BATON ROUGE, La. (AP) — Louisiana's budget for next year doesn't include any money for the state's ongoing legal case against BP for damages caused by the 2010 Gulf oil spill.
Attorney General Buddy Caldwell is asking lawmakers to add $15 million to the 2014-15 spending plans to continue the casework. Without it, Caldwell's office says it won't be able to pay its outside attorneys and experts working on the litigation in the fiscal year that begins July 1.
LOS ANGELES (AP) — A geyser of oil sprayed onto buildings and puddled in knee-high pools of crude in Los Angeles streets after a valve on a high-pressure pipeline failed Thursday.
About 10,000 gallons of oil spewed 20 feet high over approximately half a mile of the industrial area of Atwater Village about 12:15 a.m., Fire Capt. Jaime Moore said.
Four commercial businesses near the border of Glendale were affected, as well as a strip club that was evacuated after oil came through air vents. The parking lot was closed, and patrons and employees were forced to leave behind their crude-coated cars.
There were more spills in the U.S. in 2013 even without an increase in drilling activity, according to an E&E examination of state records, although some in the industry claim part of the jump could be down to more diligent reporting.
COLUMBUS, Ohio (AP) — A Colorado-based energy company was cleaning up hundreds of gallons of oily fluid that leaked into a nearby creek while it was drilling an oil and gas well in southeast Ohio.
An oil-based lubricant known as "mud" spewed from a well head Sunday during drilling for a hydraulic-fracturing well near Beverly, Ohio, just west of Marietta. About 1,600 gallons leaked from the drill site into a creek that is a tributary of the Muskingum River, said Heather Lauer, a spokeswoman for the Ohio Environmental Protection Agency.
The spill thus far has been confined to that creek, Lauer said. The agency is overseeing the cleanup work, which is being performed by a contractor for Denver-based PDC Energy Inc., the site's owner.
Patton Boggs has reached a settlement with Chevron, paying the oil company $15 million and dropping its part in the effort, led by lawyer Steven Donziger, to force Chevron to pay a judgment levied against it by an Ecuador court, The New York Times reports.
Researchers who spent weeks recently investigating the site where the Deepwater Horizon disaster sent crude oil spilling into the Gulf of Mexico four years ago found that eels, shrimp, fish and other aquatic life have returned, FuelFix reports.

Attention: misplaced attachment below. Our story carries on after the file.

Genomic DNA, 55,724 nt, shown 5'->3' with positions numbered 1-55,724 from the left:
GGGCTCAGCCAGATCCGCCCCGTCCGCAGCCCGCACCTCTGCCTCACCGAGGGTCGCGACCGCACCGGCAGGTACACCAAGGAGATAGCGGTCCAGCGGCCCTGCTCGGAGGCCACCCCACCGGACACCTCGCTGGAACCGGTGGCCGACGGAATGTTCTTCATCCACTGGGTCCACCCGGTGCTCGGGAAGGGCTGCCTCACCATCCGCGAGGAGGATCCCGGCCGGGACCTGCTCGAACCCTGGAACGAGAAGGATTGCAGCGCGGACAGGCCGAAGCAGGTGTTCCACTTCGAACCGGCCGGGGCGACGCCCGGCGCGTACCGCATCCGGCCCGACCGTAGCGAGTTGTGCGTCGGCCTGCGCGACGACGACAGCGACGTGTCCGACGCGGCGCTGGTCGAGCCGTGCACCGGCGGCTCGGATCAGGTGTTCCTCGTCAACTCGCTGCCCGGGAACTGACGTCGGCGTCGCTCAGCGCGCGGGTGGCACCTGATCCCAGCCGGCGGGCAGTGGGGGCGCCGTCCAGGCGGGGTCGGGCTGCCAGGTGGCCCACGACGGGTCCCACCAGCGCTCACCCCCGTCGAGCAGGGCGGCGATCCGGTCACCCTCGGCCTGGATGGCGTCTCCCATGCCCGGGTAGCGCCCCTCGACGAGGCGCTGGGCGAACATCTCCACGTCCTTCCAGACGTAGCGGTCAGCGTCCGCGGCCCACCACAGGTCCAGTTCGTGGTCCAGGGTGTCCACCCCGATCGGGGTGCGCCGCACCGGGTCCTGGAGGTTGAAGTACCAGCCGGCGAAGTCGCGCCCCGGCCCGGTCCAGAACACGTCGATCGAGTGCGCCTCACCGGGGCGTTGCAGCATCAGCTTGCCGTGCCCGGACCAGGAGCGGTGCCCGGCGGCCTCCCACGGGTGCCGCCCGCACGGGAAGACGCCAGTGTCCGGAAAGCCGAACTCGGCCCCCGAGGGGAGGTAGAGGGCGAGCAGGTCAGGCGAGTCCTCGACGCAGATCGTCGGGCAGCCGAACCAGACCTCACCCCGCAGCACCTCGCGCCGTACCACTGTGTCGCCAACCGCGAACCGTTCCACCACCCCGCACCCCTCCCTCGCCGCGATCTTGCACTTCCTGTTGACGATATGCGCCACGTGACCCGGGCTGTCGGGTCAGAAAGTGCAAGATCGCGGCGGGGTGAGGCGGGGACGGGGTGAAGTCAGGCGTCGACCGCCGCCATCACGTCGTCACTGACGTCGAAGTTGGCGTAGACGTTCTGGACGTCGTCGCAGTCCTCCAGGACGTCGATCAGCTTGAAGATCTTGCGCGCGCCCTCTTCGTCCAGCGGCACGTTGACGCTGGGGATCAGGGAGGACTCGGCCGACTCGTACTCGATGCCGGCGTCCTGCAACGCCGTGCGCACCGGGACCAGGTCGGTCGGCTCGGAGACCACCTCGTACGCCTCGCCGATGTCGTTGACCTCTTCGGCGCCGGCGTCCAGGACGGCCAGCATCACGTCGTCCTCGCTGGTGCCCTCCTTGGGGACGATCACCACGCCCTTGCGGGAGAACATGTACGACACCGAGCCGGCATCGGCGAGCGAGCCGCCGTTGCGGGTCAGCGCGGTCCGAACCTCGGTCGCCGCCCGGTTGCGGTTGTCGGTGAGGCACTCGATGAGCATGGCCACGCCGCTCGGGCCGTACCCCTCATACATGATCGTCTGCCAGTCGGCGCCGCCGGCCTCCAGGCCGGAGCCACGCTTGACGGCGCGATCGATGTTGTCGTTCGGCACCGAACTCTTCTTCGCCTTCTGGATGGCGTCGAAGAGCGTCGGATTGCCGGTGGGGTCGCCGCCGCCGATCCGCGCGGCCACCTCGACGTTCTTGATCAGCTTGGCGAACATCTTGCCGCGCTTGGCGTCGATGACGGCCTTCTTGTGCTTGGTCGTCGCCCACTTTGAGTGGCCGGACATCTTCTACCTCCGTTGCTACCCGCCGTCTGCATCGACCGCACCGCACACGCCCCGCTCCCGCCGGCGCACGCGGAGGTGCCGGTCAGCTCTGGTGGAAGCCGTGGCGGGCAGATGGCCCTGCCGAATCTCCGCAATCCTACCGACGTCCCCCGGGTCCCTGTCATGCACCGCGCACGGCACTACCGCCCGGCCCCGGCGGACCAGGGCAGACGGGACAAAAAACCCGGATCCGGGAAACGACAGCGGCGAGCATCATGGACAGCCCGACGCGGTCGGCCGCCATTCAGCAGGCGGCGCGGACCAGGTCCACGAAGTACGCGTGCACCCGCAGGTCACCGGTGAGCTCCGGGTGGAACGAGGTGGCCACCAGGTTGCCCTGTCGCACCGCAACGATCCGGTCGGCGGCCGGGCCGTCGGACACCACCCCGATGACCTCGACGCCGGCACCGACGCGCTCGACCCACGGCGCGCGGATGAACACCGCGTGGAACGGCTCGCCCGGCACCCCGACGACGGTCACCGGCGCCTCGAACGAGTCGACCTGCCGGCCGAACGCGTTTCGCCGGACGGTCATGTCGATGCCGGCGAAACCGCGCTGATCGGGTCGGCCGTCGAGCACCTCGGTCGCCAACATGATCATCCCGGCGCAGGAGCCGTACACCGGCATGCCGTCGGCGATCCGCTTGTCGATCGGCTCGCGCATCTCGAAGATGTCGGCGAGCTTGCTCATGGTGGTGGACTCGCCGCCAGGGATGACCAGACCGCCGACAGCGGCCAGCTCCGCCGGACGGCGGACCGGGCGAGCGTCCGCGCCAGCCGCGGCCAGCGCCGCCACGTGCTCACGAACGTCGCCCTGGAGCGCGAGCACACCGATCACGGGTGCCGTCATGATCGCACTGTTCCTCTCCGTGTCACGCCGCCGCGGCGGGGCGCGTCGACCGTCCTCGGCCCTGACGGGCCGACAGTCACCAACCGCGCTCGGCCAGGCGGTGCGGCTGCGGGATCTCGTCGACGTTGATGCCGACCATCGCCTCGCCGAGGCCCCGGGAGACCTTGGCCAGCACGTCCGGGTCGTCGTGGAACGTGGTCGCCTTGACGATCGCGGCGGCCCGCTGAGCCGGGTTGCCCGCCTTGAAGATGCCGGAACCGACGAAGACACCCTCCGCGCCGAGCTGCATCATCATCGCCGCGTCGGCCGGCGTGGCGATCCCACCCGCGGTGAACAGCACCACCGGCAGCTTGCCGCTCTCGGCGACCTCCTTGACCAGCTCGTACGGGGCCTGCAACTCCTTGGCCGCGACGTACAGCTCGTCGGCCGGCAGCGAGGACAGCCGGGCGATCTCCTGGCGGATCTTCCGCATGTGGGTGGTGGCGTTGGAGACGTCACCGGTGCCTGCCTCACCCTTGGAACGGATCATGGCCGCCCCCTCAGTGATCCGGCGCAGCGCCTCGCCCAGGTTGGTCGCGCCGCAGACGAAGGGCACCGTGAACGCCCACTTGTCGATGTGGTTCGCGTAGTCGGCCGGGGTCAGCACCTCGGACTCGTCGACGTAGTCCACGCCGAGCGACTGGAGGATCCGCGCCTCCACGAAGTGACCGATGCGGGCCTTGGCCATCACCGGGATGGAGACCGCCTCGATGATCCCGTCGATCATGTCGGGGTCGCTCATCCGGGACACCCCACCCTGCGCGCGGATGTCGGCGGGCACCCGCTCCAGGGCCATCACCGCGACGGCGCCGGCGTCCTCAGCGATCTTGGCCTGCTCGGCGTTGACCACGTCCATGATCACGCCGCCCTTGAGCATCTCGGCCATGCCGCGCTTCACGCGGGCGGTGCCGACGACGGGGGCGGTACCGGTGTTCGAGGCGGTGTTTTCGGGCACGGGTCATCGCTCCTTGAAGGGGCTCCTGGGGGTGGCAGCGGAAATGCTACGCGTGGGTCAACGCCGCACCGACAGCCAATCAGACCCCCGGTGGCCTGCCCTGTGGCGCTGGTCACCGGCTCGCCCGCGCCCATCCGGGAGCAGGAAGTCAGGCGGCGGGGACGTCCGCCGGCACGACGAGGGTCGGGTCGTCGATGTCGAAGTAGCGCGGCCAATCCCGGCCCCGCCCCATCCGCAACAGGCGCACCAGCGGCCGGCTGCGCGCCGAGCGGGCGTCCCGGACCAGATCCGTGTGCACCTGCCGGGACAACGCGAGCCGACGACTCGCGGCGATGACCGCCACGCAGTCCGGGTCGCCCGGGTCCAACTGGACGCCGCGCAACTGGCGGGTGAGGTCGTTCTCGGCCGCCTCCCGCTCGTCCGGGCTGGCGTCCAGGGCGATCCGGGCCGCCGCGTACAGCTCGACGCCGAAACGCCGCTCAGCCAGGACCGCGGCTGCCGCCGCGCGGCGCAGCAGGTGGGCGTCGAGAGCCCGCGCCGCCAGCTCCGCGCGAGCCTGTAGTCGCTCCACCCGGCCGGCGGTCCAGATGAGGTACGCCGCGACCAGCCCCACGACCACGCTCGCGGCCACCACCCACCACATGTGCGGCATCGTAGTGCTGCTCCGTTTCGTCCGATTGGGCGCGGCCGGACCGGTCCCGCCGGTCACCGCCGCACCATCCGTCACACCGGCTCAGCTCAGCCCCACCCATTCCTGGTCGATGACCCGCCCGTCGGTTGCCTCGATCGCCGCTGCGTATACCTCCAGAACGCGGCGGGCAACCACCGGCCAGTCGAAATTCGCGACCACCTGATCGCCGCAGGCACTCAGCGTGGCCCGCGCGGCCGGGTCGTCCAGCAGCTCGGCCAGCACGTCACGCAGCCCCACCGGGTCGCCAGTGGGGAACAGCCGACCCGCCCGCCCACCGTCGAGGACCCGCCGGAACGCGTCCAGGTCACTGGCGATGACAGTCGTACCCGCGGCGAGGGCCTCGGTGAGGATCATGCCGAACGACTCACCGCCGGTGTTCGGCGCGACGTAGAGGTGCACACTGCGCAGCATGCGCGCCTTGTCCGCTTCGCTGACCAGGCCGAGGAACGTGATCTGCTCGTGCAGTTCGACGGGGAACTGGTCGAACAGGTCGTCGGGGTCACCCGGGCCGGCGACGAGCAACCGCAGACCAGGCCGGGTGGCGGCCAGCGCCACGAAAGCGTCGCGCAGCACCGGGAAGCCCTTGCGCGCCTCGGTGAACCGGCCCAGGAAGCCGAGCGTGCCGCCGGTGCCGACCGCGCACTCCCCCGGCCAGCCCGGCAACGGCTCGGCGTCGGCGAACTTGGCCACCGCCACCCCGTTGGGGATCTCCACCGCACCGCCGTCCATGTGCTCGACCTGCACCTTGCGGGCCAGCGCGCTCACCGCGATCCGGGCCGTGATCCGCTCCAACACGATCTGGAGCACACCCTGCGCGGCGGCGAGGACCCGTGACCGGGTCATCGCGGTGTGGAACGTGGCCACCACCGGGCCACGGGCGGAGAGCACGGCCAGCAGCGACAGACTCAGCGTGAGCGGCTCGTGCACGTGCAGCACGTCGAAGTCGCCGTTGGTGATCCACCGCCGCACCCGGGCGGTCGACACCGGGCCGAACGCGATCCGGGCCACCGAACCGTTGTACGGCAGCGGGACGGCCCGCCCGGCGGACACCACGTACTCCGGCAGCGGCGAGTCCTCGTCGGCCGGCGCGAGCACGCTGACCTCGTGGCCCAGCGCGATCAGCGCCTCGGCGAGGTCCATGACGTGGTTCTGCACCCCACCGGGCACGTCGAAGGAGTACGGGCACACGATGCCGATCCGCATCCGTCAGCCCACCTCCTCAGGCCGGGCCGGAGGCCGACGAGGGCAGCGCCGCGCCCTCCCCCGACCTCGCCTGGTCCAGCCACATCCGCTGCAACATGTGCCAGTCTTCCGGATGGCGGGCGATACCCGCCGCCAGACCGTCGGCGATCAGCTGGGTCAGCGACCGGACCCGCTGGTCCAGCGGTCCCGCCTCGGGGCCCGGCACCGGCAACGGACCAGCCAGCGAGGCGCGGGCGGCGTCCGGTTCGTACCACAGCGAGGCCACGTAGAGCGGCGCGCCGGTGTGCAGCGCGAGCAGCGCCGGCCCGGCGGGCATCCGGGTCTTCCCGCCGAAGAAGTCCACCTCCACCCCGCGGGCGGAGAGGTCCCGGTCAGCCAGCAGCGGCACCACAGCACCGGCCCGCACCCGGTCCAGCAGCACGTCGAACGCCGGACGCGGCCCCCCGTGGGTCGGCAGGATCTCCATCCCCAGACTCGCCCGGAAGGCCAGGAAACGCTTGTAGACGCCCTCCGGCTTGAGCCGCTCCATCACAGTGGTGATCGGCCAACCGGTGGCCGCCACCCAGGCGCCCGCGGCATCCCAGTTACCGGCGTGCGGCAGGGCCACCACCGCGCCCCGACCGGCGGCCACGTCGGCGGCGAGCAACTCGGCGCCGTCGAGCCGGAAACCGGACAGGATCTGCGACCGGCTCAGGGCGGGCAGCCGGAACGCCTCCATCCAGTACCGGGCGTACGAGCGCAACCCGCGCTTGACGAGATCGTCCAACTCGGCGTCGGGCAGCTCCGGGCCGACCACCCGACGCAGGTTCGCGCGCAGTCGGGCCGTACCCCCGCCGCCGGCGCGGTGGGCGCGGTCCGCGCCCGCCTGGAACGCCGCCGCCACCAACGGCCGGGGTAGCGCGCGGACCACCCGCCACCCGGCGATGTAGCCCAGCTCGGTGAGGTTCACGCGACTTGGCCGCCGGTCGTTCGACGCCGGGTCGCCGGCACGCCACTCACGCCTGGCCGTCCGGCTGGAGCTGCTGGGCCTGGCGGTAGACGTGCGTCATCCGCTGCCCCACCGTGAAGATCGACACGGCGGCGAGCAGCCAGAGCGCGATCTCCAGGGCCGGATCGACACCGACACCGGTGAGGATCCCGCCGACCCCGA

The Energy Spark program being put together by Washington state offers homeowners a reduced mortgage rate if they buy an energy efficient home or make efficiency improvements to their existing house, KIRO reports.
Oil was rising early Friday on the back of the Energy Information Administration reporting a drop in U.S. crude inventories. West Texas Intermediate crude for July delivery gained 64 cents to $58.32 a barrel in electronic trading on the Nymex, while in London Brent was up 59 cents to $63.17, The Wall Street Journal reports.
The insistence that oil companies be able to drill relief wells in the event of an emergency is a major sticking point when it comes to the Obama administration plan to allow Arctic drilling, according to comments filed by groups including the American Petroleum Institute, FuelFix reports.
In one of a number of efficiency successes reported by Business Insider, Kohl’s department store chain is saving up to 18 percent of its energy costs after installing software that enables it to monitor energy meters remotely, according to installer Environmental Systems Inc.
The market for home battery systems that cost thousands of dollars is presently very small, The Wall Street Journal reports, noting that Tesla’s Elon Musk and his competitors are banking on swift growth as they push to develop energy storage systems.
U.S. ethanol stocks dropped to a low for the year of just under 20.1 million barrels last week, despite a production increase of 11,000 barrels per day, according to Energy Information Administration data, Platts reports.
Specifically excluding some wetlands and ponds from Environmental Protection Agency jurisdiction under the agency’s new water rule is “a pretty big deal” and “a huge concession,” present and former EPA officials have told E&E.
A Maine legislative committee has killed several energy proposals brought forward by Republican Gov. Paul LePage, including a measure that would have dismantled net metering and another that would have helped utilities with financing natural gas pipelines, the Portland Press Herald reports.